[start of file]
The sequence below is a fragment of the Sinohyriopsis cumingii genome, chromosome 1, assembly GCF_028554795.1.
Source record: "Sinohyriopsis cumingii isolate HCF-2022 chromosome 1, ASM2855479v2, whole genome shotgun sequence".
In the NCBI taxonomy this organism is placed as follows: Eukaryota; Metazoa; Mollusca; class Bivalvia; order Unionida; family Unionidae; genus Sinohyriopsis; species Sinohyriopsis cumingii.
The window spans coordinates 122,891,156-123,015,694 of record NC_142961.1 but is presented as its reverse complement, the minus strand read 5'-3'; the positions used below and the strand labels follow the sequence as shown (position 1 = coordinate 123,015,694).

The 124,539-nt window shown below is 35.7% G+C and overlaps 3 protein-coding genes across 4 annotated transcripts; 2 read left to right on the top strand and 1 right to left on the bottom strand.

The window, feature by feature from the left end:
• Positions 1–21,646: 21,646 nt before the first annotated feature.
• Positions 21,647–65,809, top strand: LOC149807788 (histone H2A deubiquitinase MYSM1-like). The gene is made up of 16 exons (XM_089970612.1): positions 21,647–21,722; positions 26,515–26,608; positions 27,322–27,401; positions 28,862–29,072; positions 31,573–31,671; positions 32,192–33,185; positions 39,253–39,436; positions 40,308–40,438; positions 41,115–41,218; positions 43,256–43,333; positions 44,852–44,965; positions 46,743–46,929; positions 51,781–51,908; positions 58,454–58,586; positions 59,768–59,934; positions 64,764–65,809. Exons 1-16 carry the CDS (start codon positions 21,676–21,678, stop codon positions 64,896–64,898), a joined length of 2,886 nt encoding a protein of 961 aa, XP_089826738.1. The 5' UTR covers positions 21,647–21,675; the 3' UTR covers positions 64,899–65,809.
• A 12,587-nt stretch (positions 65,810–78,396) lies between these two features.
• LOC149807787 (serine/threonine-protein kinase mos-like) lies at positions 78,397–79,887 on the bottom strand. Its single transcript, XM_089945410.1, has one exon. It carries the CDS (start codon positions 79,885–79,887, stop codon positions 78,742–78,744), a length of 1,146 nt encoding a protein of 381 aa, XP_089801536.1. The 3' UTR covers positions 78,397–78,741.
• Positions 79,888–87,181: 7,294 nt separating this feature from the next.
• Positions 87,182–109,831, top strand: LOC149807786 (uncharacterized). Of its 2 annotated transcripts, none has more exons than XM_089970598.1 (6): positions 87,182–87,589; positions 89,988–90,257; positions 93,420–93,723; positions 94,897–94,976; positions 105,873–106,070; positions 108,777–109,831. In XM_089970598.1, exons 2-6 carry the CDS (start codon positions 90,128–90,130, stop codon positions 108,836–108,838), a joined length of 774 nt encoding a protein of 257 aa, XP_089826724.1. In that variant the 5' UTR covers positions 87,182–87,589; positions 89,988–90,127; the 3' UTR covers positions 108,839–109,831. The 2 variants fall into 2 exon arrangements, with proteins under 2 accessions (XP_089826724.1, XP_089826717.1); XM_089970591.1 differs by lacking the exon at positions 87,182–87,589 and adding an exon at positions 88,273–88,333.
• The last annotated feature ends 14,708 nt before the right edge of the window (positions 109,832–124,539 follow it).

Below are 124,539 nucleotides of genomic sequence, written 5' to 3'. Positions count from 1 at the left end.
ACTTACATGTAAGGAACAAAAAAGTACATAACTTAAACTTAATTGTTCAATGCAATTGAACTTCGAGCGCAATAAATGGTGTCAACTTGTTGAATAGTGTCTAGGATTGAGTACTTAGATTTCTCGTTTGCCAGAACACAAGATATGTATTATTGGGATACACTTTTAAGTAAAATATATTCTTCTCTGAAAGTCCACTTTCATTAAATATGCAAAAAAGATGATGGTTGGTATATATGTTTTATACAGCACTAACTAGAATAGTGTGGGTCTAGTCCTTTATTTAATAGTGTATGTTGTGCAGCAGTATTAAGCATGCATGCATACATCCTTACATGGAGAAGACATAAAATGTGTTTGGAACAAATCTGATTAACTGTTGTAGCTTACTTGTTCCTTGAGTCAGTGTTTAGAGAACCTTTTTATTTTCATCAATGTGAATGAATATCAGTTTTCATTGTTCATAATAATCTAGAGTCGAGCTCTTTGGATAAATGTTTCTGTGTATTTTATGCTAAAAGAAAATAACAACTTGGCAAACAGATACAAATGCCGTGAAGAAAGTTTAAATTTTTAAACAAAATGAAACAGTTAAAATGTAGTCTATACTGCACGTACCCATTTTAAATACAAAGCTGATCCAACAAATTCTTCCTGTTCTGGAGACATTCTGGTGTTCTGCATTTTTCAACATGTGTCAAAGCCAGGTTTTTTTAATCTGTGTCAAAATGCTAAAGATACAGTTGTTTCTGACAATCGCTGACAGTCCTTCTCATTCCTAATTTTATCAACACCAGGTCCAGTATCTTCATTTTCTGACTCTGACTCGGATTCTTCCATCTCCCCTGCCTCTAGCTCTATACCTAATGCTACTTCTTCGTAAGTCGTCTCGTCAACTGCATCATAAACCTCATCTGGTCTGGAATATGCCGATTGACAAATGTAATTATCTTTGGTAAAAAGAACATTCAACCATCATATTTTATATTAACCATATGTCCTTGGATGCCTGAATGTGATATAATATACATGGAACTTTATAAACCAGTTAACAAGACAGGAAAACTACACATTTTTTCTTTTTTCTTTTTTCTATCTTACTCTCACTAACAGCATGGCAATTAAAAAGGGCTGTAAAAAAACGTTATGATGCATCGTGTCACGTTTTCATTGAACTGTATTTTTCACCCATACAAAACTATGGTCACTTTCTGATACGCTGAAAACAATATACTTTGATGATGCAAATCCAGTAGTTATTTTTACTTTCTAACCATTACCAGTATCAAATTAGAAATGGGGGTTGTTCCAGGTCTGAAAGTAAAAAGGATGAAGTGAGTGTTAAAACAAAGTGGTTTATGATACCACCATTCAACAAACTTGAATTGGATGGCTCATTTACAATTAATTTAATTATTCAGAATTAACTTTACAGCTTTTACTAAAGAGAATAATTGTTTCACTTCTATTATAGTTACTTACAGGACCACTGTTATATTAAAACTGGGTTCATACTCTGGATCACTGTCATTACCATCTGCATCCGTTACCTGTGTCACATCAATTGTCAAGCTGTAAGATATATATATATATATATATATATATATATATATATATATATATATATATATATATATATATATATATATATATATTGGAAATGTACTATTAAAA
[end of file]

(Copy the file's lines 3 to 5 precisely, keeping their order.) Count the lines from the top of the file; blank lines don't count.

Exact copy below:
In the NCBI taxonomy this organism is placed as follows: Eukaryota; Metazoa; Mollusca; class Bivalvia; order Unionida; family Unionidae; genus Sinohyriopsis; species Sinohyriopsis cumingii.
The window spans coordinates 122,891,156-123,015,694 of record NC_142961.1 but is presented as its reverse complement, the minus strand read 5'-3'; the positions used below and the strand labels follow the sequence as shown (position 1 = coordinate 123,015,694).

The 124,539-nt window shown below is 35.7% G+C and overlaps 3 protein-coding genes across 4 annotated transcripts; 2 read left to right on the top strand and 1 right to left on the bottom strand.